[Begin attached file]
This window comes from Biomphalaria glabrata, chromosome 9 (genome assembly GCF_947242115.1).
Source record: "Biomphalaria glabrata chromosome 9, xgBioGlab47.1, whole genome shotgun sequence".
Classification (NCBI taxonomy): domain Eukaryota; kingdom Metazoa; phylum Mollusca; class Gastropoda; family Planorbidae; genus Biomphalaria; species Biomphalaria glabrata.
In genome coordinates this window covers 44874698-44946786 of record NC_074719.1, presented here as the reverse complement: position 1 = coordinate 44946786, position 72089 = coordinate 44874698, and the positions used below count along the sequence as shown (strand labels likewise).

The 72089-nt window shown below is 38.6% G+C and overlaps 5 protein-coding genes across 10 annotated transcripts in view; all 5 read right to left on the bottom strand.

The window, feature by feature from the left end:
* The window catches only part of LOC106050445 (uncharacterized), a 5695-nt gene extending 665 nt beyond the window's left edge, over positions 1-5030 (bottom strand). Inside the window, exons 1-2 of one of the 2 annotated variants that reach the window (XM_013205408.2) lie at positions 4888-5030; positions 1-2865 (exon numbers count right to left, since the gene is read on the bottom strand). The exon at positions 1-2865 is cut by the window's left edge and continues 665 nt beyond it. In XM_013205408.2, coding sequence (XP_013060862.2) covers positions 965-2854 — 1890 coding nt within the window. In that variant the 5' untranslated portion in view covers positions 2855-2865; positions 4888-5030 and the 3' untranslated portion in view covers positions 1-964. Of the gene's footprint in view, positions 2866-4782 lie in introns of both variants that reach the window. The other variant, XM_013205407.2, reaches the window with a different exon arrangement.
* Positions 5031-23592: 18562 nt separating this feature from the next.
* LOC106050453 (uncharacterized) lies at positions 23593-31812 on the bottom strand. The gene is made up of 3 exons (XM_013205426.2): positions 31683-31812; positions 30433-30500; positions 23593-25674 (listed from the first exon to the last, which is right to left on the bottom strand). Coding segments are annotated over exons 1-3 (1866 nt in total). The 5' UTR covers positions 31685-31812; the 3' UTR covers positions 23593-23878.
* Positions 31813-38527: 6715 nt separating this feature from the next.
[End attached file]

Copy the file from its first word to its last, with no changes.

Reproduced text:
This window comes from Biomphalaria glabrata, chromosome 9 (genome assembly GCF_947242115.1).
Source record: "Biomphalaria glabrata chromosome 9, xgBioGlab47.1, whole genome shotgun sequence".
Classification (NCBI taxonomy): domain Eukaryota; kingdom Metazoa; phylum Mollusca; class Gastropoda; family Planorbidae; genus Biomphalaria; species Biomphalaria glabrata.
In genome coordinates this window covers 44874698-44946786 of record NC_074719.1, presented here as the reverse complement: position 1 = coordinate 44946786, position 72089 = coordinate 44874698, and the positions used below count along the sequence as shown (strand labels likewise).

The 72089-nt window shown below is 38.6% G+C and overlaps 5 protein-coding genes across 10 annotated transcripts in view; all 5 read right to left on the bottom strand.

The window, feature by feature from the left end:
* The window catches only part of LOC106050445 (uncharacterized), a 5695-nt gene extending 665 nt beyond the window's left edge, over positions 1-5030 (bottom strand). Inside the window, exons 1-2 of one of the 2 annotated variants that reach the window (XM_013205408.2) lie at positions 4888-5030; positions 1-2865 (exon numbers count right to left, since the gene is read on the bottom strand). The exon at positions 1-2865 is cut by the window's left edge and continues 665 nt beyond it. In XM_013205408.2, coding sequence (XP_013060862.2) covers positions 965-2854 — 1890 coding nt within the window. In that variant the 5' untranslated portion in view covers positions 2855-2865; positions 4888-5030 and the 3' untranslated portion in view covers positions 1-964. Of the gene's footprint in view, positions 2866-4782 lie in introns of both variants that reach the window. The other variant, XM_013205407.2, reaches the window with a different exon arrangement.
* Positions 5031-23592: 18562 nt separating this feature from the next.
* LOC106050453 (uncharacterized) lies at positions 23593-31812 on the bottom strand. The gene is made up of 3 exons (XM_013205426.2): positions 31683-31812; positions 30433-30500; positions 23593-25674 (listed from the first exon to the last, which is right to left on the bottom strand). Coding segments are annotated over exons 1-3 (1866 nt in total). The 5' UTR covers positions 31685-31812; the 3' UTR covers positions 23593-23878.
* Positions 31813-38527: 6715 nt separating this feature from the next.